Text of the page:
Tom Sietsema wrote about Dickson Wine Bar for a September 2010 First Bite column.
It's easy to see why the appearance of Dickson Wine Bar in March excited its neighbors.
Three floors of watering hole, softly illuminated with votives and surrounded with brick or reclaimed wine bottles, suggest an appealing place to start an evening or end a day. The top floor of the former art gallery is particularly distinctive, if noisy. In the right weather, its windows look across the street to a lively rooftop party at Nellie's Sports Bar.
Dickson, which adopted the name etched in its building's stone facade, comes with a splash of pedigree. Jared Slipp, one of the city's popular grape mavens, put its wine list together, and there's something to sip for everyone: ros from Greece, gruner veltliner from Austria, pinot noir from Argentina and a 2007 Chateauneuf-du-Pape from Chateau De Beaucastel (although it's hard to imagine anyone paying $245 for that pleasure on U Street).
Pals of mine who had dropped by tempted me further with the promise of banh mi on the menu. Woo-hoo, right? Ultimately, not so much.
Things started out in a promising way with an engaging waiter, a cocktail and charcuterie. Jalapenos set fire to tequila and lime juice in Dickson's fiery margarita, and it's hard to resist duck prosciutto made in-house or ivory bands of lardo from Iowa pigs. Cubes of ahi tuna tossed with creamy avocado and a soy vinaigrette need tastier delivery scoops, but the ubiquitous fish salad is otherwise fine.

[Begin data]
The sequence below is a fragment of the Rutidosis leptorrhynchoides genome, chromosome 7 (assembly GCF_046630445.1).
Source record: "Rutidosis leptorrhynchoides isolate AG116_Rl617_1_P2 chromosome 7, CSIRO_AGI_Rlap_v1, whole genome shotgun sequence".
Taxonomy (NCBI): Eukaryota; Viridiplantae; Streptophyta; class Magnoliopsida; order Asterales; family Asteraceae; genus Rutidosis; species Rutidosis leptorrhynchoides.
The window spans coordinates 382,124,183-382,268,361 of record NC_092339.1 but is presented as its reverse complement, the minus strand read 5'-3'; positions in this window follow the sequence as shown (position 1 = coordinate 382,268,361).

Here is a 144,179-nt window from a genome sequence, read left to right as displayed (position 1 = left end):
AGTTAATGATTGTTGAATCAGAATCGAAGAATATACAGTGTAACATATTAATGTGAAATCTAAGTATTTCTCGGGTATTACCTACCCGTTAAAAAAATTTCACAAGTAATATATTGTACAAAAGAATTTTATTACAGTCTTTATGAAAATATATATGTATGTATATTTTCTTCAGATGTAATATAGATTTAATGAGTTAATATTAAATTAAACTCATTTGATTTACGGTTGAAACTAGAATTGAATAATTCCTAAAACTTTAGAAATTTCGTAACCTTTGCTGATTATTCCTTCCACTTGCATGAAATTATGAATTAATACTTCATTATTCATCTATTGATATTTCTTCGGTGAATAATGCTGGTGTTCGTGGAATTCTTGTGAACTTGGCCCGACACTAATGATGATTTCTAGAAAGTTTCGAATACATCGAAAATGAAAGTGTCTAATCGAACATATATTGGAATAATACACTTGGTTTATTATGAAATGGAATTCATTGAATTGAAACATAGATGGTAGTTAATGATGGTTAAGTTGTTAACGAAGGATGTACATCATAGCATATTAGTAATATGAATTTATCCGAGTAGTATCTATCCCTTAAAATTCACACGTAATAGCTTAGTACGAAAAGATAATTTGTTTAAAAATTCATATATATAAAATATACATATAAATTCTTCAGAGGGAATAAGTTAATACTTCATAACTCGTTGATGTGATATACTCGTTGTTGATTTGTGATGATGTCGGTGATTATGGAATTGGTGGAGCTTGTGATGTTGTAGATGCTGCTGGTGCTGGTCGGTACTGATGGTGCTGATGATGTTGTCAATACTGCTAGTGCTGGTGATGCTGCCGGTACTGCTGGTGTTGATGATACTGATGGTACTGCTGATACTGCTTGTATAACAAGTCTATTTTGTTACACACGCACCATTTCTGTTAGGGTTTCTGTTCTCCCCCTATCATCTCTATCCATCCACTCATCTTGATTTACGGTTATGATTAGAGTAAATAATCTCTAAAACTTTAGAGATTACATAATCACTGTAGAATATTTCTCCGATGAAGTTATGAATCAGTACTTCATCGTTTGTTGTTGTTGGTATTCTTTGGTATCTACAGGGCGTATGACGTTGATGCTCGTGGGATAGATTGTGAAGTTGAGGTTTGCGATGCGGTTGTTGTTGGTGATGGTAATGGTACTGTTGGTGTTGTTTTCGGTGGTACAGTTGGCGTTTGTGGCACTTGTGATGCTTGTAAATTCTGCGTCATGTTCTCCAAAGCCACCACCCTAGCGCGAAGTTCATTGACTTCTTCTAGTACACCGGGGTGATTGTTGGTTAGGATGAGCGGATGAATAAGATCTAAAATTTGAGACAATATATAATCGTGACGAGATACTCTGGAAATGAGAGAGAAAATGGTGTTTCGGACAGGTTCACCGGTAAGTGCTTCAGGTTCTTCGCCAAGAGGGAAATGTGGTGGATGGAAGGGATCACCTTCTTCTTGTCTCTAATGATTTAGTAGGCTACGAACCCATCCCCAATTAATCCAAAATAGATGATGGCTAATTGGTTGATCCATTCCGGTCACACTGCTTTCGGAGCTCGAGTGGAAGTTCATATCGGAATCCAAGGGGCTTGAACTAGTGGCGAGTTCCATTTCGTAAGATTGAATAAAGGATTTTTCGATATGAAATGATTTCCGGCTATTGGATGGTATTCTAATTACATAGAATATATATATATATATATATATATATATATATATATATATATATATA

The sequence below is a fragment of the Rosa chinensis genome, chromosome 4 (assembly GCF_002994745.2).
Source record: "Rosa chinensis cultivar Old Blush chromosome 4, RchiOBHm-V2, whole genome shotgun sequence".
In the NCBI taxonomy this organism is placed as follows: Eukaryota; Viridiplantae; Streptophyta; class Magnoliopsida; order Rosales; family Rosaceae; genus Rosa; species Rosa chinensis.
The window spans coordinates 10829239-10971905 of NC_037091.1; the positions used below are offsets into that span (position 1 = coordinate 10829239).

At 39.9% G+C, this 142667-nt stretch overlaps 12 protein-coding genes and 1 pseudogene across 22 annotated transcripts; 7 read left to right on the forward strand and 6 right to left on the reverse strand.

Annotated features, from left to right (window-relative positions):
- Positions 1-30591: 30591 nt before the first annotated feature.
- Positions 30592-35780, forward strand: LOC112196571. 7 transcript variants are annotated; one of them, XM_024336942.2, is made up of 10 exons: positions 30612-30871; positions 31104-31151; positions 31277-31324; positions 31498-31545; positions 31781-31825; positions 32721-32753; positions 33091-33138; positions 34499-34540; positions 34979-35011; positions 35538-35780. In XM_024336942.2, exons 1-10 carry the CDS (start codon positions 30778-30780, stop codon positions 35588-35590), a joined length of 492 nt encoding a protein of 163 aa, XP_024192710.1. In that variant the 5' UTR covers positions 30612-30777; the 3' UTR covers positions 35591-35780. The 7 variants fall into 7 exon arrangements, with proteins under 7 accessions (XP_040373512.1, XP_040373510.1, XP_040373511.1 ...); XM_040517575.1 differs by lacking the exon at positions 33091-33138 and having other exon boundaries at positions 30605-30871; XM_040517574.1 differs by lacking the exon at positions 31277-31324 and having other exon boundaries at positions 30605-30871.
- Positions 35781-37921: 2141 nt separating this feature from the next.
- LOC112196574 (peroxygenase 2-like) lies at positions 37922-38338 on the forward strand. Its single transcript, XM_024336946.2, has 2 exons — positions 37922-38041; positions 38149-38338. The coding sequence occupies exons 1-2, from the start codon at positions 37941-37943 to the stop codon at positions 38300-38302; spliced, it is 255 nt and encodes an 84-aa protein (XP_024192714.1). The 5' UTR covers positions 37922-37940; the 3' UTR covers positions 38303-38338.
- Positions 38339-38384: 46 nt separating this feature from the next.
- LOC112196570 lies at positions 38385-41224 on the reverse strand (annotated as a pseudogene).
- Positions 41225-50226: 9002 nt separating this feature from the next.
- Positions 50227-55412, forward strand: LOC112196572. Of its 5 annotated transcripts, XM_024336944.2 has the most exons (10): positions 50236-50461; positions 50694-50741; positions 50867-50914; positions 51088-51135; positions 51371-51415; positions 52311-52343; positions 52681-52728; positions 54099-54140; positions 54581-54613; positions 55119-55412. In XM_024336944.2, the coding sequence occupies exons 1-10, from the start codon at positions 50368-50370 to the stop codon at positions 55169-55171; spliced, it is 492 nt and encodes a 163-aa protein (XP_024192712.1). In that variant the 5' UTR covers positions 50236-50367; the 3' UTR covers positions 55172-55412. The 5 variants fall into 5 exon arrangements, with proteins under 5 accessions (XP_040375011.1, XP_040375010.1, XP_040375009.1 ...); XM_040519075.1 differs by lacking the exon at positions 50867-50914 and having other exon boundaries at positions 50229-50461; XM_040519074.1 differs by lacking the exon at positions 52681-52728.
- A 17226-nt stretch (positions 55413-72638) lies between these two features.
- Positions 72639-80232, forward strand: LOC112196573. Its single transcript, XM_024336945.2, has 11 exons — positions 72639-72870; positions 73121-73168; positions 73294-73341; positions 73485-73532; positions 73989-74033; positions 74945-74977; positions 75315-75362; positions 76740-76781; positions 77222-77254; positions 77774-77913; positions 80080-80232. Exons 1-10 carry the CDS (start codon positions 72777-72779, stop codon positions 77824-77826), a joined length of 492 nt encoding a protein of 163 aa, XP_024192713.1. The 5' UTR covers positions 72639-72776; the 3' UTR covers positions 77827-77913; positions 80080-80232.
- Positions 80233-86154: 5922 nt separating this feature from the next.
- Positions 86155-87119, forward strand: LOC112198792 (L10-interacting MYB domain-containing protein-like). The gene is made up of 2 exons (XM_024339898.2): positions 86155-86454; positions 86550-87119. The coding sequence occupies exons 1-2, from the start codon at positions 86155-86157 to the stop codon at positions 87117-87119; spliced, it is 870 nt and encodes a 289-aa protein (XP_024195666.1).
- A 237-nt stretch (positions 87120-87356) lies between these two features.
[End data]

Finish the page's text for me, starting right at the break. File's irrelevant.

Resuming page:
Flatbreads, on the other hand, are a waste of decoration given their cardboard crusts. One, with too many sliced figs and too little Gorgonzola, smacks of dessert. Another night and another flatbread, this one smothered with braised leeks and a mere suggestion of goat cheese, prompts a discussion at our tall table. My dinner partner and I are famished, yet the most favorable take-away from a second dinner here is . . . melted onions? Chef and co-owner James Claudio, who also runs the kitchen at the nearby Marvin, where Dickson's food is prepared, can do better than this.
Dickson's dishes aren't so much about cooking as about procuring ingredients and assembling them - sloppily, in some cases. A forest of arugula fenced in with clumps of goat cheese, prosciutto and past-its-prime watermelon is a serious turn-off, while two of the three Vietnamese sandwiches miss. The chicken version comes with outsize, hard-to-eat pieces of poultry and too few pickled vegetables; the baguette stuffed with pork belly tastes raw.
Juicy rib-eye, we learn, makes for the best banh mi at Dickson - Washington's unintentional whine bar.
September 15, 2010